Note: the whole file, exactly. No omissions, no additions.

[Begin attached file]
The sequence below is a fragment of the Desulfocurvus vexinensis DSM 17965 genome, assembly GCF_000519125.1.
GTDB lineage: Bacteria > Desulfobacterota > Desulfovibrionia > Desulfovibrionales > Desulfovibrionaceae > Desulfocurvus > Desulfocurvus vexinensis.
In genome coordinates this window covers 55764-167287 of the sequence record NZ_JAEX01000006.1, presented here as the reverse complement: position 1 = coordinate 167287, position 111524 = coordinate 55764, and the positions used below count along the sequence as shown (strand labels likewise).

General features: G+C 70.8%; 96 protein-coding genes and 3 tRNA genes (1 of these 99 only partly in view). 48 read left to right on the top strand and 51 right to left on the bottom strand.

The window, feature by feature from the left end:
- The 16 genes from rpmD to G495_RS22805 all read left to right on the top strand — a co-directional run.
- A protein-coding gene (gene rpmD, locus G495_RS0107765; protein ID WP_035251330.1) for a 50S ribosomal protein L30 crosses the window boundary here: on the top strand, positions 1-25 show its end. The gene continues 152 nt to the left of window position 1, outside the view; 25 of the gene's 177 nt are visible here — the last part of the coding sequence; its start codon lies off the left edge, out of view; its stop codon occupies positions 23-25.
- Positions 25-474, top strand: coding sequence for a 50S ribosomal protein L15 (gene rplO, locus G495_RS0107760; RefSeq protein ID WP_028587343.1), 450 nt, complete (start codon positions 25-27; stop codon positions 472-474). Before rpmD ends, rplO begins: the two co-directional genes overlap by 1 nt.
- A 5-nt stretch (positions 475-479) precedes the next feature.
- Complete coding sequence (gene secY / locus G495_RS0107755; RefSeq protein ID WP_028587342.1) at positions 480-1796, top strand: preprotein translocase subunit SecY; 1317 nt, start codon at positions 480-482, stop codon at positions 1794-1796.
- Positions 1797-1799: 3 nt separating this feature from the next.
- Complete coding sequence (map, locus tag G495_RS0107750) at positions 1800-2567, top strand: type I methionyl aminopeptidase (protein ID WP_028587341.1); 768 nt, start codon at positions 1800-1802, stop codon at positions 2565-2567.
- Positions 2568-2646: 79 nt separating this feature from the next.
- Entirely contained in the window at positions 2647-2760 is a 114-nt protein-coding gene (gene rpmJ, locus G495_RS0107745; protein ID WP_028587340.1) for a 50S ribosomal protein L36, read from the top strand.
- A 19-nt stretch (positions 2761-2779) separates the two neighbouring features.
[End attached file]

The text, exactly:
The sequence below is a fragment of the Desulfocurvus vexinensis DSM 17965 genome, assembly GCF_000519125.1.
GTDB lineage: Bacteria > Desulfobacterota > Desulfovibrionia > Desulfovibrionales > Desulfovibrionaceae > Desulfocurvus > Desulfocurvus vexinensis.
In genome coordinates this window covers 55764-167287 of the sequence record NZ_JAEX01000006.1, presented here as the reverse complement: position 1 = coordinate 167287, position 111524 = coordinate 55764, and the positions used below count along the sequence as shown (strand labels likewise).

General features: G+C 70.8%; 96 protein-coding genes and 3 tRNA genes (1 of these 99 only partly in view). 48 read left to right on the top strand and 51 right to left on the bottom strand.

The window, feature by feature from the left end:
- The 16 genes from rpmD to G495_RS22805 all read left to right on the top strand — a co-directional run.
- A protein-coding gene (gene rpmD, locus G495_RS0107765; protein ID WP_035251330.1) for a 50S ribosomal protein L30 crosses the window boundary here: on the top strand, positions 1-25 show its end. The gene continues 152 nt to the left of window position 1, outside the view; 25 of the gene's 177 nt are visible here — the last part of the coding sequence; its start codon lies off the left edge, out of view; its stop codon occupies positions 23-25.
- Positions 25-474, top strand: coding sequence for a 50S ribosomal protein L15 (gene rplO, locus G495_RS0107760; RefSeq protein ID WP_028587343.1), 450 nt, complete (start codon positions 25-27; stop codon positions 472-474). Before rpmD ends, rplO begins: the two co-directional genes overlap by 1 nt.
- A 5-nt stretch (positions 475-479) precedes the next feature.
- Complete coding sequence (gene secY / locus G495_RS0107755; RefSeq protein ID WP_028587342.1) at positions 480-1796, top strand: preprotein translocase subunit SecY; 1317 nt, start codon at positions 480-482, stop codon at positions 1794-1796.
- Positions 1797-1799: 3 nt separating this feature from the next.
- Complete coding sequence (map, locus tag G495_RS0107750) at positions 1800-2567, top strand: type I methionyl aminopeptidase (protein ID WP_028587341.1); 768 nt, start codon at positions 1800-1802, stop codon at positions 2565-2567.
- Positions 2568-2646: 79 nt separating this feature from the next.
- Entirely contained in the window at positions 2647-2760 is a 114-nt protein-coding gene (gene rpmJ, locus G495_RS0107745; protein ID WP_028587340.1) for a 50S ribosomal protein L36, read from the top strand.
- A 19-nt stretch (positions 2761-2779) separates the two neighbouring features.